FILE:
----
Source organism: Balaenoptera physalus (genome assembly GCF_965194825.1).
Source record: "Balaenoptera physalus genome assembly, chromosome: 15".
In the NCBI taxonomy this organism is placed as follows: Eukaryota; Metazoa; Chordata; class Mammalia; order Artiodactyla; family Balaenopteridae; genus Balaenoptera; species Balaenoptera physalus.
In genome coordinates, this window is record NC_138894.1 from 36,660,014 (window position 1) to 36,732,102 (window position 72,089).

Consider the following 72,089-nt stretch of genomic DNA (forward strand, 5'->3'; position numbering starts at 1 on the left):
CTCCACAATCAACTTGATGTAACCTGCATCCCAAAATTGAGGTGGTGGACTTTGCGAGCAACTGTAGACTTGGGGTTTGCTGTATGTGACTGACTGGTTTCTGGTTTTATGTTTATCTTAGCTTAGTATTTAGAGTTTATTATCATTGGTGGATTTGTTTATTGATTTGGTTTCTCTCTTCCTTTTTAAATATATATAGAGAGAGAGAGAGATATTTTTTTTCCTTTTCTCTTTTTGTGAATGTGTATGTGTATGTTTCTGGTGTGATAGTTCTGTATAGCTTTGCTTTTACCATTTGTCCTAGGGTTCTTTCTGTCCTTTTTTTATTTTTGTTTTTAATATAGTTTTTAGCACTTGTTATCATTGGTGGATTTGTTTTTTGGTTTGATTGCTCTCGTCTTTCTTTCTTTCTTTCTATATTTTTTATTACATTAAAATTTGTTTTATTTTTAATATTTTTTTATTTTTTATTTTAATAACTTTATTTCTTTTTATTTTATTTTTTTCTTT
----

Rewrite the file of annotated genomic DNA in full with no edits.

Source organism: Balaenoptera physalus (genome assembly GCF_965194825.1).
Source record: "Balaenoptera physalus genome assembly, chromosome: 15".
In the NCBI taxonomy this organism is placed as follows: Eukaryota; Metazoa; Chordata; class Mammalia; order Artiodactyla; family Balaenopteridae; genus Balaenoptera; species Balaenoptera physalus.
In genome coordinates, this window is record NC_138894.1 from 36,660,014 (window position 1) to 36,732,102 (window position 72,089).

Consider the following 72,089-nt stretch of genomic DNA (forward strand, 5'->3'; position numbering starts at 1 on the left):
CTCCACAATCAACTTGATGTAACCTGCATCCCAAAATTGAGGTGGTGGACTTTGCGAGCAACTGTAGACTTGGGGTTTGCTGTATGTGACTGACTGGTTTCTGGTTTTATGTTTATCTTAGCTTAGTATTTAGAGTTTATTATCATTGGTGGATTTGTTTATTGATTTGGTTTCTCTCTTCCTTTTTAAATATATATAGAGAGAGAGAGAGATATTTTTTTTCCTTTTCTCTTTTTGTGAATGTGTATGTGTATGTTTCTGGTGTGATAGTTCTGTATAGCTTTGCTTTTACCATTTGTCCTAGGGTTCTTTCTGTCCTTTTTTTATTTTTGTTTTTAATATAGTTTTTAGCACTTGTTATCATTGGTGGATTTGTTTTTTGGTTTGATTGCTCTCGTCTTTCTTTCTTTCTTTCTATATTTTTTATTACATTAAAATTTGTTTTATTTTTAATATTTTTTTATTTTTTATTTTAATAACTTTATTTCTTTTTATTTTATTTTTTTCTTT